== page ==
Experimental Design: Sources of Water Pollution

Grade Levels
9th - 12th, Homeschool
Formats Included
  • PDF
11 pages
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Water pollution experiments for high school students are often presented as step-by-step recipes with a teacher-developed question for students to investigate. Why not take a real-world approach to water pollution studies that also helps students build essential skills? Experimental inquiry is just the way to do that.

Students will investigate water pollutants and their sources through student-led experimentation, meaning they will develop their own questions about sources of water pollution, design their own experiments to test their questions, analyze their results, and draw conclusions based on results and additional research. Students will direct the inquiry experience and you will facilitate.

This resource is a teacher guide to help you facilitate this experience. The guide offers investigation examples, modification ideas for different skill levels, material suggestions, a facilitation outline, and more. The resource also includes student templates to design and carry out their inquiry investigations on sources of water pollution.

Suggested Materials:

This resource requires a variety of real-world water samples such as tap water, water from various local swimming beaches, rivers, pond water, filtered water, bottled water, etc. The samples will depend on student investigations, OR, you could provide a set of water samples and ask that students ask questions and develop experiments around those samples. You will also need water quality testing supplies for this inquiry experience.

"Very helpful handouts for designing a water testing experiment, thank you."- Grace

This resource includes:

  1. Teacher guide
  2. Brainstorming activity
  3. Investigation/experiment templates
  4. Reflection questions
  5. Experimental inquiry rubric

This resource includes all of the guiding materials necessary to accomplish such an important learning experience. There is a printable and digital option (to be used with Google Apps).

Note: The PDF is not editable. The digital version offers the option to overlay text and images and to remove or delete slides to fit your needs.

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Total Pages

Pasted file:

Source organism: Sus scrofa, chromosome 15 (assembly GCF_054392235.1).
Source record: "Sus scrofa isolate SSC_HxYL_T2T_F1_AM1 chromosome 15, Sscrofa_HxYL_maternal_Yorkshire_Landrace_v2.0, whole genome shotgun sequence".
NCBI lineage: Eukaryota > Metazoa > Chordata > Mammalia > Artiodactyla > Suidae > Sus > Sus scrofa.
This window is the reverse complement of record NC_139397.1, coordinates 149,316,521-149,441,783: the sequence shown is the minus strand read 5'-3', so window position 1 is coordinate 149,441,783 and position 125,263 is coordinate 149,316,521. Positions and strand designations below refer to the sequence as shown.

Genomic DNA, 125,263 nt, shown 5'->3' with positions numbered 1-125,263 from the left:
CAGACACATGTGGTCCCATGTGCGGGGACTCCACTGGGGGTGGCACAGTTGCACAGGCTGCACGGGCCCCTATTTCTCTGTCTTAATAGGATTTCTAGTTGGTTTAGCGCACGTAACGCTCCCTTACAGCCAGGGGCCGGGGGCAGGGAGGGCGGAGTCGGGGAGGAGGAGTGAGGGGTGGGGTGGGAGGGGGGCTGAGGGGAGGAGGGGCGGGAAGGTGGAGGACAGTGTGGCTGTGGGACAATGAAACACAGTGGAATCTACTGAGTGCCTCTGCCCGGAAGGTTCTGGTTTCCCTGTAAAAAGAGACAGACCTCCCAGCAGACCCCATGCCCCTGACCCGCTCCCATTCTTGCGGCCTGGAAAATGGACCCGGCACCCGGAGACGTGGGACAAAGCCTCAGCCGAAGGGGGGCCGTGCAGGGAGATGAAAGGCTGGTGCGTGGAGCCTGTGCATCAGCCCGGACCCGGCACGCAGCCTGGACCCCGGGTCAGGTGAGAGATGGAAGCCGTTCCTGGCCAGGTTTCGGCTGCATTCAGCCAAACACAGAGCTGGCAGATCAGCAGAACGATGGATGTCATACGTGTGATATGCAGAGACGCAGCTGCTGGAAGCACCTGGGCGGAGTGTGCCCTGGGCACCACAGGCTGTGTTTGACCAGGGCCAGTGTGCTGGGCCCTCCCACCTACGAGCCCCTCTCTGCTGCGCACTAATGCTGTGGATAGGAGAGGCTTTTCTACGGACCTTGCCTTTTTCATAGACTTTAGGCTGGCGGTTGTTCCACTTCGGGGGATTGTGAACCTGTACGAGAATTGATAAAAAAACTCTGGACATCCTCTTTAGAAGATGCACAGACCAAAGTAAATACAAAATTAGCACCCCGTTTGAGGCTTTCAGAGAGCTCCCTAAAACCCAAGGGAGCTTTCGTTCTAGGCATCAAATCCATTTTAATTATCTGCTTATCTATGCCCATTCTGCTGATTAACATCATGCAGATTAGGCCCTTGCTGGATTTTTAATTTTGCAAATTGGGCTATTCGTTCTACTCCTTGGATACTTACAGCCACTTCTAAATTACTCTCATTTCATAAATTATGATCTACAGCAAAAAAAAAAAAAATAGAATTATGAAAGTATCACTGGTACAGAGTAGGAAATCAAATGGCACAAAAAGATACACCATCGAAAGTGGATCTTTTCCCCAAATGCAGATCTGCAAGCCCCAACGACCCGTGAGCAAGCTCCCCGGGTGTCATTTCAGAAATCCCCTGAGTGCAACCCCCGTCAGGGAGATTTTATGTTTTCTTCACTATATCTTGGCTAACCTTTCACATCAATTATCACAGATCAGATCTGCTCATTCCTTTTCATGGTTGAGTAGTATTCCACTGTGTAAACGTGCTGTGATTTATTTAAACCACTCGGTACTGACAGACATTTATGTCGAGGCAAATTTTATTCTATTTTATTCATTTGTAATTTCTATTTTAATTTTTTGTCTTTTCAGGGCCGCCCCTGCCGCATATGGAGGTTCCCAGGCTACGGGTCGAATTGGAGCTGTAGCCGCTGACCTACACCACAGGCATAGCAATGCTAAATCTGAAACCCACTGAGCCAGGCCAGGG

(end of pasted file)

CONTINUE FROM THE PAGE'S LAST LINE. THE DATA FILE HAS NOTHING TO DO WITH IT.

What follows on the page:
11 pages
Answer Key
Rubric only
Teaching Duration
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to see state-specific standards (only available in the US).
Plan and conduct an investigation of the properties of water and its effects on Earth materials and surface processes. Emphasis is on mechanical and chemical investigations with water and a variety of solid materials to provide the evidence for connections between the hydrologic cycle and system interactions commonly known as the rock cycle. Examples of mechanical investigations include stream transportation and deposition using a stream table, erosion using variations in soil moisture content, or frost wedging by the expansion of water as it freezes. Examples of chemical investigations include chemical weathering and recrystallization (by testing the solubility of different materials) or melt generation (by examining how water lowers the melting temperature of most solids).
Construct an explanation based on evidence for how the availability of natural resources, occurrence of natural hazards, and changes in climate have influenced human activity. Examples of key natural resources include access to fresh water (such as rivers, lakes, and groundwater), regions of fertile soils such as river deltas, and high concentrations of minerals and fossil fuels. Examples of natural hazards can be from interior processes (such as volcanic eruptions and earthquakes), surface processes (such as tsunamis, mass wasting and soil erosion), and severe weather (such as hurricanes, floods, and droughts). Examples of the results of changes in climate that can affect populations or drive mass migrations include changes to sea level, regional patterns of temperature and precipitation, and the types of crops and livestock that can be raised.
Use a computational representation to illustrate the relationships among Earth systems and how those relationships are being modified due to human activity. Examples of Earth systems to be considered are the hydrosphere, atmosphere, cryosphere, geosphere, and/or biosphere. An example of the far-reaching impacts from a human activity is how an increase in atmospheric carbon dioxide results in an increase in photosynthetic biomass on land and an increase in ocean acidification, with resulting impacts on sea organism health and marine populations. Assessment does not include running computational representations but is limited to using the published results of scientific computational models.
Evaluate claims, evidence, and reasoning that the complex interactions in ecosystems maintain relatively consistent numbers and types of organisms in stable conditions, but changing conditions may result in a new ecosystem. Examples of changes in ecosystem conditions could include modest biological or physical changes, such as moderate hunting or a seasonal flood; and, extreme changes, such as volcanic eruption or sea level rise.
Use mathematical representations to support and revise explanations based on evidence about factors affecting biodiversity and populations in ecosystems of different scales. Examples of mathematical representations include finding the average, determining trends, and using graphical comparisons of multiple sets of data. Assessment is limited to provided data.


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